ExxonMobil seeks sanctions waiver to keep Russia oil deal alive – report

ExxonMobil seeks sanctions waiver to keep Russia oil deal alive – report
ExxonMobil has applied for a waiver from US sanctions against Russia to keep a claim to Black Sea oil exploration rights negotiated in 2012, the Wall Street Journal reported. Exxon’s former CEO Rex Tillerson is now US secretary of state.

The Journal reported on the application Wednesday afternoon, citing “people familiar with the matter,” who remain anonymous. The Treasury Department told the paper that it did not comment on waiver applications, while Exxon said it would not discuss government deliberations.

It is unclear whether Exxon filed the claim with the Treasury Department’s Office of Foreign Assets Control before Tillerson was appointed secretary of state by President Donald Trump, the WSJ said.

Tillerson has recused himself from any matters involving Exxon for two years, and will not be involved in any decisions by the US government involving the company during that period, the paper reported, citing a State Department spokesman.

Trump’s critics pounced on the report as proof of their allegations about the president’s improper financial ties with Russia.

In 2012, Tillerson negotiated a deal with Russia’s oil and gas giant Rosneft worth as much as $500 billion in joint investments, to explore deposits in the Black Sea, the Arctic and Russia’s Far East. Much of the deal was put on ice by the sanctions imposed by the Obama administration in 2014, after Crimea voted to rejoin Russia following a violent coup by US-backed political forces in Ukraine.

According to the Wall Street Journal, Exxon is asking for a sanctions waiver because its exploration rights in the Black Sea will soon expire if the company does not act.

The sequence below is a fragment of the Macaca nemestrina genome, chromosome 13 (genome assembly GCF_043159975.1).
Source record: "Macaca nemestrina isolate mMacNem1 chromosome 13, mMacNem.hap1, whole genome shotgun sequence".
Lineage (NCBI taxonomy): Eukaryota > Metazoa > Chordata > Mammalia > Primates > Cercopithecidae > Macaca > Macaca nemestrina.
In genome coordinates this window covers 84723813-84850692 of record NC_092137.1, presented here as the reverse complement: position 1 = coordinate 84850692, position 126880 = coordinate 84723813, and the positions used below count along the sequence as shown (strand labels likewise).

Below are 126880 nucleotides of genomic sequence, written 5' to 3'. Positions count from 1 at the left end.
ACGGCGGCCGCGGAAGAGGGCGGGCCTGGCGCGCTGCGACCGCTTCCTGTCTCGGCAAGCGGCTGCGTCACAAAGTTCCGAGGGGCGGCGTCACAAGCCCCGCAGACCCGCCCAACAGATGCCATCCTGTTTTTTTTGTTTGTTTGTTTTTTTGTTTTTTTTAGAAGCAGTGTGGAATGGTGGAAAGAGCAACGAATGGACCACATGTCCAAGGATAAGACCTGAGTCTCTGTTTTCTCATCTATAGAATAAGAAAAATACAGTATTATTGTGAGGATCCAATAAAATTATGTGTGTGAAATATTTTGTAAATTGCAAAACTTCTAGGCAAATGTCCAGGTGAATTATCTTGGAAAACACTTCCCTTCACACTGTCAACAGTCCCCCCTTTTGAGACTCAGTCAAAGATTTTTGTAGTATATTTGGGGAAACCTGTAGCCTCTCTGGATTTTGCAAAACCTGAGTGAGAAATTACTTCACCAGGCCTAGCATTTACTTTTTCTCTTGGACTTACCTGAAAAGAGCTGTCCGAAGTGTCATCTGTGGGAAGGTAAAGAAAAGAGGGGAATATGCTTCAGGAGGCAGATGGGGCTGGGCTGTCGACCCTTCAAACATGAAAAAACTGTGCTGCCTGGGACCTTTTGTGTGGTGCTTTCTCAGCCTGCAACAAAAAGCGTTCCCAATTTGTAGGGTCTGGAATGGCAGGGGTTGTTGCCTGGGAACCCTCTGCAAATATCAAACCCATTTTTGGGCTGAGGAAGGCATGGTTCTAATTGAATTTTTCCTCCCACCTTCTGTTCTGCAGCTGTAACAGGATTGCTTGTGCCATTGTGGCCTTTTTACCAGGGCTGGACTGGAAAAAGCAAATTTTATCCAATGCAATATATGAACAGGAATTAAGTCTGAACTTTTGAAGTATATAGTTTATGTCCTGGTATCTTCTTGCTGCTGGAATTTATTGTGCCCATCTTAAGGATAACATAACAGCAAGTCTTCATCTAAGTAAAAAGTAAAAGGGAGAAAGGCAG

Some of its European competitors already have sanctions waivers. Norway’s Statoil ASA is drilling in the Barents Sea, while Italy’s Eni SpA is allowed to operate in the Barents and Black seas, the Journal reported.

Exxon has drilled off the coast of Romania, and holds a license for drilling in Ukrainian waters. There may be 30 billion barrels of oil under the Black Sea, according to estimates from Russia, Romania and Turkey.

The company was previously given a waiver to safely wrap up exploration of a well in the Arctic, the Journal reported. Those operations were completed in October 2014.

Russia has signaled its readiness to restore good relations with the US, blaming their breakdown on the Obama administration’s hostility.

“As President Putin repeatedly stressed, we are ready to go our part of the way for the recovery of our relations with the United States,” Foreign Minister Sergey Lavrov told the Austrian magazine Profil in February. “Their degradation in recent years is not our fault but a result of purposeful actions of the previous administration in Washington. For our part, we have always stayed open to development of predictable cooperation, based on the principles of equality, mutual respect and consideration of each other's interests.”